Salaries are on the low end of the scale, from $3-$7 if paid by the hour. On the other hand, the average weekly work schedule is 16-25 hours in the classroom, and frequently Monday-Saturday. Usually, ESL teaching contracts are for one year, sometimes less. Average salary range by contract from $400-$1200/month at schools requiring TEFL or other certification, considerable teaching experience, and a degree. Keep in mind the ongoing demand for private tutoring which pays $10 - $15/hour to supplement your income.


Costs for goods and services are at least one-third less than they are in other countries, and in Quito for example, the prices are 50% lower than in NYC. Market food prices are noticeably lower, and dairy products are significantly less expensive than you'll find in Asia and many other countries. Dining out is well within the average household budget. Even living in the cities, you can usually live quite comfortably on $400/month or less.

A one-bedroom apartment in the city rents for less than $400/month and outside the city at $100/month. Utilities too are cheap, as low in some cases as $10/month.

It depends on the school, but some will offer free Spanish lessons and dance instruction, provide accommodations or housing assistance, airfare reimbursement, and low-cost health insurance.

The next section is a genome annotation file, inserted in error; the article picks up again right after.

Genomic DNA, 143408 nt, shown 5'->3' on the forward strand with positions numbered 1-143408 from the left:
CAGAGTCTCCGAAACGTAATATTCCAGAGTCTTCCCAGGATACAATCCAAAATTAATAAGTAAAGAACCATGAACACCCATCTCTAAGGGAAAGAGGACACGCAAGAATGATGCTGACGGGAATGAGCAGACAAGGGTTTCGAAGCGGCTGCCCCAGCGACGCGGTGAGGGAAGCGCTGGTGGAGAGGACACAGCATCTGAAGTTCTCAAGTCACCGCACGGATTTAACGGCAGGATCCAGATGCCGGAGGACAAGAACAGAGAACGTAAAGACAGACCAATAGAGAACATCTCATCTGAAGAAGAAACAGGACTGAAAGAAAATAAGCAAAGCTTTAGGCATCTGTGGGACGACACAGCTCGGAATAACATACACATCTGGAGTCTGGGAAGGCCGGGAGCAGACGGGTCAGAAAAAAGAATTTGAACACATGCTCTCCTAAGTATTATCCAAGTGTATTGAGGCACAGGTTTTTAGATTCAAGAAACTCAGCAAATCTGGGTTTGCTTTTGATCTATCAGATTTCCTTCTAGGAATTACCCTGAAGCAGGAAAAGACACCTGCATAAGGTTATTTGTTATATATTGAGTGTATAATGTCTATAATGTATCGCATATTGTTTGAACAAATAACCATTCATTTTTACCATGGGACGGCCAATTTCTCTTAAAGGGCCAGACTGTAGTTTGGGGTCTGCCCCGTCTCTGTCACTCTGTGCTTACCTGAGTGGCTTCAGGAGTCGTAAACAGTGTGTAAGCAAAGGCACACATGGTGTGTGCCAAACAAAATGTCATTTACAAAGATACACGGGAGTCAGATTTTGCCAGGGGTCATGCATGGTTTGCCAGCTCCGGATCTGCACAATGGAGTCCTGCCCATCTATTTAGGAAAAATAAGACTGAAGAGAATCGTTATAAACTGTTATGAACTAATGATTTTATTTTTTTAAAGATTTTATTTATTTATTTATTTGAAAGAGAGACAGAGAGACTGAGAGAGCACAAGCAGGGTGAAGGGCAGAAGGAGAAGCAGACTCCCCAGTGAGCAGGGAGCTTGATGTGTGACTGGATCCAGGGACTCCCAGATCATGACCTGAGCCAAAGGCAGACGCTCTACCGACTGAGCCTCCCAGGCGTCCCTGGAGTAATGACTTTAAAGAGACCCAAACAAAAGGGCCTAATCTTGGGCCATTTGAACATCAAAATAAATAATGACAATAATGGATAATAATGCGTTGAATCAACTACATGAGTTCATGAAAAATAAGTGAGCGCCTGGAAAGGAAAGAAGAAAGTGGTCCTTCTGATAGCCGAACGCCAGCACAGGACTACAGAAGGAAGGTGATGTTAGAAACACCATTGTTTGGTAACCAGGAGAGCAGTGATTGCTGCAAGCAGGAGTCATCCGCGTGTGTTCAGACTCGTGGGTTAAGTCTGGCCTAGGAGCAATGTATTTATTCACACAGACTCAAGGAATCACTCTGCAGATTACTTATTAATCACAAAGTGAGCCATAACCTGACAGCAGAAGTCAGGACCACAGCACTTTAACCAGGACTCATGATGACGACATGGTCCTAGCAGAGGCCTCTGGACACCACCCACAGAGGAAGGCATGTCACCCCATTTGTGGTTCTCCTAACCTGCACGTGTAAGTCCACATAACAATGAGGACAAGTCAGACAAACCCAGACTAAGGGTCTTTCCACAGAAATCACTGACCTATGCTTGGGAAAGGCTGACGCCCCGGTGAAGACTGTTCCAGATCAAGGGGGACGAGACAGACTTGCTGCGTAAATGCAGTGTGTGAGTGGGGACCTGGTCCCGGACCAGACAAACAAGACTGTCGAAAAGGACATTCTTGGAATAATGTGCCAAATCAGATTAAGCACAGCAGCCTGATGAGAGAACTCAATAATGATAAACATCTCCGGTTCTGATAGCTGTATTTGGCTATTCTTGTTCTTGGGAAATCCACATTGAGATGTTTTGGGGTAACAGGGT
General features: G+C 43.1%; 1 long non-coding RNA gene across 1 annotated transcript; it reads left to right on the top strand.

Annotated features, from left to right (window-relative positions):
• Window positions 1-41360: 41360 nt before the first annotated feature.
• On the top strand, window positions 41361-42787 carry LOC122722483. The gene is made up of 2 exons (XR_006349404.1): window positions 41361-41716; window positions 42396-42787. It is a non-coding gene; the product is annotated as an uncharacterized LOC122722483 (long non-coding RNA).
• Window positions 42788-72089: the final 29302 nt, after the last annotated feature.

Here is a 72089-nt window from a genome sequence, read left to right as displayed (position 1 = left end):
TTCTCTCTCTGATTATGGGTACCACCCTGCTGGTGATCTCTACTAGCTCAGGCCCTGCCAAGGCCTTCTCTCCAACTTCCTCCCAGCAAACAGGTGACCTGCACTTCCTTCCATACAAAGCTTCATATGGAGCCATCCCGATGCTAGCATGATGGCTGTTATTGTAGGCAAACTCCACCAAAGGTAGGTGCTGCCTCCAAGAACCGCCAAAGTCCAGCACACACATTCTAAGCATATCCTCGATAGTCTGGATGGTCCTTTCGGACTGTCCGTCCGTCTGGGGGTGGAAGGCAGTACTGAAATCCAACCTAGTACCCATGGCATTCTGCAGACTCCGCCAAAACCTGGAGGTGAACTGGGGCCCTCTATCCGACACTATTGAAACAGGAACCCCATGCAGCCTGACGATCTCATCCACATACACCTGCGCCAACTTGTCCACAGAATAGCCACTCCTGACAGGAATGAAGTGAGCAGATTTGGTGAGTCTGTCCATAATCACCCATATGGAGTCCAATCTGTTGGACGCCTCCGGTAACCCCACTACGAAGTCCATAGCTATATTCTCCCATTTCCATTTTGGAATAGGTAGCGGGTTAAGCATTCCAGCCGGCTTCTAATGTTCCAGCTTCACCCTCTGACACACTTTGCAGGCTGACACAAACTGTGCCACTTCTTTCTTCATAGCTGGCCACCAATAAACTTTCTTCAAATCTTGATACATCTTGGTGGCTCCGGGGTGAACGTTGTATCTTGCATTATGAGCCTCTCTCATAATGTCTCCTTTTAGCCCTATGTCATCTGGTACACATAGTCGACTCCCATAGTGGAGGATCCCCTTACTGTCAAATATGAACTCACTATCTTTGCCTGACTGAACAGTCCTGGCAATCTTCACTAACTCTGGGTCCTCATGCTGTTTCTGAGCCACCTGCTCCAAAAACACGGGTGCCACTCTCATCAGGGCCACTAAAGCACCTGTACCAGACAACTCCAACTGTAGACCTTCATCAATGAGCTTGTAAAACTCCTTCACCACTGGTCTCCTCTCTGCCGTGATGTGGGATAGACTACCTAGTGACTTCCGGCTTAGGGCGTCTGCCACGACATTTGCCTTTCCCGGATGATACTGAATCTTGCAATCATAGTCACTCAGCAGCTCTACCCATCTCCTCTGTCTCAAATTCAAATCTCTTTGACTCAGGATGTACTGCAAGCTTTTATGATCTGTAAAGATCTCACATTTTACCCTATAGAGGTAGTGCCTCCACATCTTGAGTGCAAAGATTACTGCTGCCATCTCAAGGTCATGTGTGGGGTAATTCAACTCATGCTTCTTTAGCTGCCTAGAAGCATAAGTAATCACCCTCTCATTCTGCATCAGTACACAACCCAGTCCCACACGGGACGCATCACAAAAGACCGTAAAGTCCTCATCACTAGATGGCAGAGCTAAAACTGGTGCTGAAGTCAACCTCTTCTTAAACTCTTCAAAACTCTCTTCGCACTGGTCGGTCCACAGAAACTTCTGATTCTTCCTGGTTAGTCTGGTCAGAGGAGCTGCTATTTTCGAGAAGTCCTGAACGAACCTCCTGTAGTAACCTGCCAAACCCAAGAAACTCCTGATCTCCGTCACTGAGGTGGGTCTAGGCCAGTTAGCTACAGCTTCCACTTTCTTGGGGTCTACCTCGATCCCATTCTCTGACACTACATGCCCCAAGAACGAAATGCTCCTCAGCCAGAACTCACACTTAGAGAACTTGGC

Transportation is inexpensive and readily available (some schools cover your costs to and from school). A regular monthly pass on public transportation averages $13. Gasoline too is cheap, less than $2/gallon, if you have your own vehicle.

The weather in Ecuador is characterized by two seasons, warm and rainy from January-April, and somewhat cooler and drier the rest of the year. Of course, this typical weather pattern will vary depending on the region of the country; e.g., colder in the Andes and hot and humid in the Amazon rainforest. The Galapagos Islands off the coast are generally warm and pleasant year round.

The opportunity to save money while teaching ESL in Ecuador is worth considering.

Possible disadvantages (or things to remember)

In general, crime is not a serious problem in Ecuador; however, petty crimes do exist. Use common sense and exercise caution on the streets and in public places. Women should not walk alone at night (advisable in most Latin American countries).